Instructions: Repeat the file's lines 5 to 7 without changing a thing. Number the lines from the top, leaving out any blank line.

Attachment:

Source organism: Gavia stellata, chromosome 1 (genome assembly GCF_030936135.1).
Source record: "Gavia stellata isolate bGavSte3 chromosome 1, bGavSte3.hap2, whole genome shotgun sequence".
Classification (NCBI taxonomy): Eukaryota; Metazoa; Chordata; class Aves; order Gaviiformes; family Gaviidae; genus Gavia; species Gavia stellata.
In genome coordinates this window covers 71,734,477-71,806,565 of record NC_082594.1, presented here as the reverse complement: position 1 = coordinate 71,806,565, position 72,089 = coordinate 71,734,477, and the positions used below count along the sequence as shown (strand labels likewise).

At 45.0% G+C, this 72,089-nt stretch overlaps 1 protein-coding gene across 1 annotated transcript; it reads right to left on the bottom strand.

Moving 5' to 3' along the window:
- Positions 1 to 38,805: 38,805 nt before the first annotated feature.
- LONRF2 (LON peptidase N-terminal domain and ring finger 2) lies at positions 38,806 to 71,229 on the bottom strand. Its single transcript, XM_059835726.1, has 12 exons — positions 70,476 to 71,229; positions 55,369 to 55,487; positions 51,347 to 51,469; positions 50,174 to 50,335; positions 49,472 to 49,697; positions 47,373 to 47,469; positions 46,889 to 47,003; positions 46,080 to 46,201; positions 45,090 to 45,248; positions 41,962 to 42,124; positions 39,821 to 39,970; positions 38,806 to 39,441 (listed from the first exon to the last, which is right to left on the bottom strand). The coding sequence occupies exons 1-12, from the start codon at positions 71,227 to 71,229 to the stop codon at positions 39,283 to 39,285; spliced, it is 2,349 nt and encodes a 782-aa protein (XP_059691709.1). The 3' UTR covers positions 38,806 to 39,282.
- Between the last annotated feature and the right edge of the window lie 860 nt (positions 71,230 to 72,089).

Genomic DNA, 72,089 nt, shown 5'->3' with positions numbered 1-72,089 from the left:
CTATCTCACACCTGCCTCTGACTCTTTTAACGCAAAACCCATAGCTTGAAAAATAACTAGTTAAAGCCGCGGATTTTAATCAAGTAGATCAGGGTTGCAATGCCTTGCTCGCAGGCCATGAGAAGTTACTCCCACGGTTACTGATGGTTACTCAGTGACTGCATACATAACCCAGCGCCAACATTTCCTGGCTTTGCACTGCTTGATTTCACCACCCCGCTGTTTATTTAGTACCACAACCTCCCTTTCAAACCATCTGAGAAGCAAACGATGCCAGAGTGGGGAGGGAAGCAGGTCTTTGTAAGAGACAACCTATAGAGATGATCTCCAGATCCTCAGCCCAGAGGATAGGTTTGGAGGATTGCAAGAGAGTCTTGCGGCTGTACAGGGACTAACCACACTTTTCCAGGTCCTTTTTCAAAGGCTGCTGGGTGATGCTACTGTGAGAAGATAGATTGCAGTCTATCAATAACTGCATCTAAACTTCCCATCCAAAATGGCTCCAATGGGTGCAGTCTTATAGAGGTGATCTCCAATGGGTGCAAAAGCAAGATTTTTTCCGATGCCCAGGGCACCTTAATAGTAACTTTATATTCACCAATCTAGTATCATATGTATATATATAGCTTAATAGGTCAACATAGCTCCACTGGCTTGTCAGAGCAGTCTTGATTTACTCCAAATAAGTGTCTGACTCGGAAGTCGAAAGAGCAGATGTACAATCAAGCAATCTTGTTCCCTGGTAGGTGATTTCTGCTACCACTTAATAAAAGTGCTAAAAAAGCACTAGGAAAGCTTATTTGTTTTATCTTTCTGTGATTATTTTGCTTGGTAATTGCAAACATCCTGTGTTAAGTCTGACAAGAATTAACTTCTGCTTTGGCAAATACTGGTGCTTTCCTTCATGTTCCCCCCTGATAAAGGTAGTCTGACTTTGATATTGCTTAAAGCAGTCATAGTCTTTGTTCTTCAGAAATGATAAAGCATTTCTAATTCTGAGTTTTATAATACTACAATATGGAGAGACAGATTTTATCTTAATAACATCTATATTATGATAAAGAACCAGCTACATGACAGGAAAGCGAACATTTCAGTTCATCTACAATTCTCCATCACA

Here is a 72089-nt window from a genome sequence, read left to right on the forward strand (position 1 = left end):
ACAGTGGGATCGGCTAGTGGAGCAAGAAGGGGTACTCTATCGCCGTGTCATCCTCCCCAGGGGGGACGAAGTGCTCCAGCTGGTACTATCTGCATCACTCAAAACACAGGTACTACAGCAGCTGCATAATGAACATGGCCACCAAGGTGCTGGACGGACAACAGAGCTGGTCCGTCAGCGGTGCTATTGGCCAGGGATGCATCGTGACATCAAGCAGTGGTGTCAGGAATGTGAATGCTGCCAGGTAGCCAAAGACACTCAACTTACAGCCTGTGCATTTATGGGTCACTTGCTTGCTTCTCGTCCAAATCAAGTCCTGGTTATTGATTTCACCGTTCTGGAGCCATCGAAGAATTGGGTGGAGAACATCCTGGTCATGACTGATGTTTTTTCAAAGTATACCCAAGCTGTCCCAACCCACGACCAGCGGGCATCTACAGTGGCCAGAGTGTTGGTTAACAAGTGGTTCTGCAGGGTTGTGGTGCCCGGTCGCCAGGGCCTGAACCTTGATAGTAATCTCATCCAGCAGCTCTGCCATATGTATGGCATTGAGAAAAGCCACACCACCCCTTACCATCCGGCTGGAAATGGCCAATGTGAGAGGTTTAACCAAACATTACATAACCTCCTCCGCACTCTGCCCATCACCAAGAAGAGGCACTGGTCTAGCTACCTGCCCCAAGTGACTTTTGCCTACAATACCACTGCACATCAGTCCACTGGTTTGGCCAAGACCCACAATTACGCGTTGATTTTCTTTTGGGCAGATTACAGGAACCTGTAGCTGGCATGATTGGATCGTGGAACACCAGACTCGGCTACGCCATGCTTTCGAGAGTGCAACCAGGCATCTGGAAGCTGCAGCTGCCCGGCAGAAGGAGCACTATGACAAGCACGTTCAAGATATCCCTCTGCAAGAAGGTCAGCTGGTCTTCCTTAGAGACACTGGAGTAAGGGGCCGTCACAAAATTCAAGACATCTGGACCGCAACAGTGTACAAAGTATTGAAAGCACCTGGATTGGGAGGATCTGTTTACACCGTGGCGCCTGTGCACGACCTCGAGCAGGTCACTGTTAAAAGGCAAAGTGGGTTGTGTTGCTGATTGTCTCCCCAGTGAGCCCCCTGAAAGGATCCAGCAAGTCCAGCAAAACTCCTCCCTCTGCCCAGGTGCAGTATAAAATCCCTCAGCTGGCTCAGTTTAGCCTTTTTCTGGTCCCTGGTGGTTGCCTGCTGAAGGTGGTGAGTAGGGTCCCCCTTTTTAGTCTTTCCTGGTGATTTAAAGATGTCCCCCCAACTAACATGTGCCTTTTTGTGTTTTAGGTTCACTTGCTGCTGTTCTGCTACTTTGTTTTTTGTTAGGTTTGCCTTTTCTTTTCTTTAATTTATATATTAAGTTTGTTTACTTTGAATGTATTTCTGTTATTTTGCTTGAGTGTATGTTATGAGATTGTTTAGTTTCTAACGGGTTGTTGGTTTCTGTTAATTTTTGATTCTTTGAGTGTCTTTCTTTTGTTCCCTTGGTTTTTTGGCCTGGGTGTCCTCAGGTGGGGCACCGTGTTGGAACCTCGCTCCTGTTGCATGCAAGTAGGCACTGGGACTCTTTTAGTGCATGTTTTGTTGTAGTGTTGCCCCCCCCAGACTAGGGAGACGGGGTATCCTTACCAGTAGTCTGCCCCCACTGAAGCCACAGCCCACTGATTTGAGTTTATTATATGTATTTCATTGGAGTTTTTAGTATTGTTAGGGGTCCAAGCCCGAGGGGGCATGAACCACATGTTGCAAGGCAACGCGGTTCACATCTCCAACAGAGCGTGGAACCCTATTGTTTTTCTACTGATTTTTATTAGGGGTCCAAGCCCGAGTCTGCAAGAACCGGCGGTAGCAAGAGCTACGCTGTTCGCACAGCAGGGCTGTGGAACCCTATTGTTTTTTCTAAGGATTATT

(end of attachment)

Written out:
At 45.0% G+C, this 72,089-nt stretch overlaps 1 protein-coding gene across 1 annotated transcript; it reads right to left on the bottom strand.

Moving 5' to 3' along the window:
- Positions 1 to 38,805: 38,805 nt before the first annotated feature.